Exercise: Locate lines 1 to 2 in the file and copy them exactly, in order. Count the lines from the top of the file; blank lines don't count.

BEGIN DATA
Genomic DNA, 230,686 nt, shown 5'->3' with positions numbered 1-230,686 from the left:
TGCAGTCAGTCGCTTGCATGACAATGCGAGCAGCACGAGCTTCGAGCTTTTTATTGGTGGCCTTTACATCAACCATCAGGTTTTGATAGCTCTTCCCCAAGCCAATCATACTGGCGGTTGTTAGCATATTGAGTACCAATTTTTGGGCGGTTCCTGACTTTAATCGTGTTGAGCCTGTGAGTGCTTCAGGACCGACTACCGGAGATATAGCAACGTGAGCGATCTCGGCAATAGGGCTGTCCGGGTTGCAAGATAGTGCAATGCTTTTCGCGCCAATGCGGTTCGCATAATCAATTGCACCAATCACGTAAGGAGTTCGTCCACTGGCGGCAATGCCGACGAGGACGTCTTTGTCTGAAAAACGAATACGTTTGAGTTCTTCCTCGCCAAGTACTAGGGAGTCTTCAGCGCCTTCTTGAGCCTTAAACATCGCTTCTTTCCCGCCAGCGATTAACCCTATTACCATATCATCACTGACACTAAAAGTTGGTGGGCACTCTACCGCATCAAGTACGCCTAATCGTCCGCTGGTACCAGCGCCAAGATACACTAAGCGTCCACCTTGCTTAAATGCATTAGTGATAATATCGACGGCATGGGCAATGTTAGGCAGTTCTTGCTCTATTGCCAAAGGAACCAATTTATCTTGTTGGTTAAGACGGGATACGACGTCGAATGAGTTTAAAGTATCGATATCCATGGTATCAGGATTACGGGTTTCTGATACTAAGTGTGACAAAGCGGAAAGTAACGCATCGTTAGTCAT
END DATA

Genomic DNA, 230,686 nt, shown 5'->3' with positions numbered 1-230,686 from the left:
TGCAGTCAGTCGCTTGCATGACAATGCGAGCAGCACGAGCTTCGAGCTTTTTATTGGTGGCCTTTACATCAACCATCAGGTTTTGATAGCTCTTCCCCAAGCCAATCATACTGGCGGTTGTTAGCATATTGAGTACCAATTTTTGGGCGGTTCCTGACTTTAATCGTGTTGAGCCTGTGAGTGCTTCAGGACCGACTACCGGAGATATAGCAACGTGAGCGATCTCGGCAATAGGGCTGTCCGGGTTGCAAGATAGTGCAATGCTTTTCGCGCCAATGCGGTTCGCATAATCAATTGCACCAATCACGTAAGGAGTTCGTCCACTGGCGGCAATGCCGACGAGGACGTCTTTGTCTGAAAAACGAATACGTTTGAGTTCTTCCTCGCCAAGTACTAGGGAGTCTTCAGCGCCTTCTTGAGCCTTAAACATCGCTTCTTTCCCGCCAGCGATTAACCCTATTACCATATCATCACTGACACTAAAAGTTGGTGGGCACTCTACCGCATCAAGTACGCCTAATCGTCCGCTGGTACCAGCGCCAAGATACACTAAGCGTCCACCTTGCTTAAATGCATTAGTGATAATATCGACGGCATGGGCAATGTTAGGCAGTTCTTGCTCTATTGCCAAAGGAACCAATTTATCTTGTTGGTTAAGACGGGATACGACGTCGAATGAGTTTAAAGTATCGATATCCATGGTATCAGGATTACGGGTTTCTGATACTAAGTGTGACAAAGCGGAAAGTAACGCATCGTTAGTCAT